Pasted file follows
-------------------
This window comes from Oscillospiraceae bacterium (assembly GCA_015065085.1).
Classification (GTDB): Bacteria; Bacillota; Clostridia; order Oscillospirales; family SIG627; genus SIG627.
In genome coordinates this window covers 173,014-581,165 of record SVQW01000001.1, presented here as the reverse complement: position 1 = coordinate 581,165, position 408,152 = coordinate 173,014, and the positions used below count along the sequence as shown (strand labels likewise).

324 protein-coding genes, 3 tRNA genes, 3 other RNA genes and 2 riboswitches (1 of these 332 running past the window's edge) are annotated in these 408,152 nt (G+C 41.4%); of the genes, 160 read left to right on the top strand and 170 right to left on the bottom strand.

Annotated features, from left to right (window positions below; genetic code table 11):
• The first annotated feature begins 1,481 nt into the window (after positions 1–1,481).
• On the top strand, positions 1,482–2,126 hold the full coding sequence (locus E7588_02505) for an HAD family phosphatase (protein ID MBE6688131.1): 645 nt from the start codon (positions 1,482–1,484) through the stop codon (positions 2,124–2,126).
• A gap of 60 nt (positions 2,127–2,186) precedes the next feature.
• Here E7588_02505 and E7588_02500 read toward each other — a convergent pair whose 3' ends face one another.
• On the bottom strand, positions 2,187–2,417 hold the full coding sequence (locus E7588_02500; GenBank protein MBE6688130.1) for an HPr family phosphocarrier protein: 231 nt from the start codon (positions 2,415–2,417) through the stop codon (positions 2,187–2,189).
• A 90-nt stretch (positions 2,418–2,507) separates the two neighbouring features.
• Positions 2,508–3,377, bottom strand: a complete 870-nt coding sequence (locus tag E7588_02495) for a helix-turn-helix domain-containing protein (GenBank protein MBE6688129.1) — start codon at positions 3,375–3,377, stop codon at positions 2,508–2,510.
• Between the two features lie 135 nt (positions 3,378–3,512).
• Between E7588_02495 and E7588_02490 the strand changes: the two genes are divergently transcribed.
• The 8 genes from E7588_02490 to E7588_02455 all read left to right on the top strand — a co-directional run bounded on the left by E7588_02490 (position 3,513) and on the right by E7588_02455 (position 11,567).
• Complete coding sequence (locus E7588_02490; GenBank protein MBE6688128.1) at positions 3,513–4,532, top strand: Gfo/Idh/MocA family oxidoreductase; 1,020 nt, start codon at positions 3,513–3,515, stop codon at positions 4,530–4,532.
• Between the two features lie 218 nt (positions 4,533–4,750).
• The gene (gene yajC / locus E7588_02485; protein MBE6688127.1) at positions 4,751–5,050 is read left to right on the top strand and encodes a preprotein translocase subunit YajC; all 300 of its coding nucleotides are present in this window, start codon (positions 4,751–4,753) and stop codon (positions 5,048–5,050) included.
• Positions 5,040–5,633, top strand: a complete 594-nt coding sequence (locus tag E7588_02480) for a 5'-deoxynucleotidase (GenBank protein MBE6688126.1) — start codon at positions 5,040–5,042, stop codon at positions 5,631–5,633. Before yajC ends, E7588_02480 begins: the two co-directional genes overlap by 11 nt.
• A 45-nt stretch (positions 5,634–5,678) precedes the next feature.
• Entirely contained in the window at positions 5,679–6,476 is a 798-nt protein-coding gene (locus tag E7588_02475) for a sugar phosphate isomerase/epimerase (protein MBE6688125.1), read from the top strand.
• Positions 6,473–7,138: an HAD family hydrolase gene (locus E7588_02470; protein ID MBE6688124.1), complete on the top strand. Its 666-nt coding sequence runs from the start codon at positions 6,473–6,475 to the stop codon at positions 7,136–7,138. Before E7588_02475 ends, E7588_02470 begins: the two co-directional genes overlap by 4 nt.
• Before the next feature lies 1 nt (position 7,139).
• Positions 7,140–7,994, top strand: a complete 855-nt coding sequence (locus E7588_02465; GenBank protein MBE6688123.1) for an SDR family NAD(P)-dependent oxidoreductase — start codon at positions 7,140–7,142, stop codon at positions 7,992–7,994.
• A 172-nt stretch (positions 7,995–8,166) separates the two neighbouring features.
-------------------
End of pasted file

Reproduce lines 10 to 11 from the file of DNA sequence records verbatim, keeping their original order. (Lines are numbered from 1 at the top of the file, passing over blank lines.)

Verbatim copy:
• On the bottom strand, positions 2,187–2,417 hold the full coding sequence (locus E7588_02500; GenBank protein MBE6688130.1) for an HPr family phosphocarrier protein: 231 nt from the start codon (positions 2,415–2,417) through the stop codon (positions 2,187–2,189).
• A 90-nt stretch (positions 2,418–2,507) separates the two neighbouring features.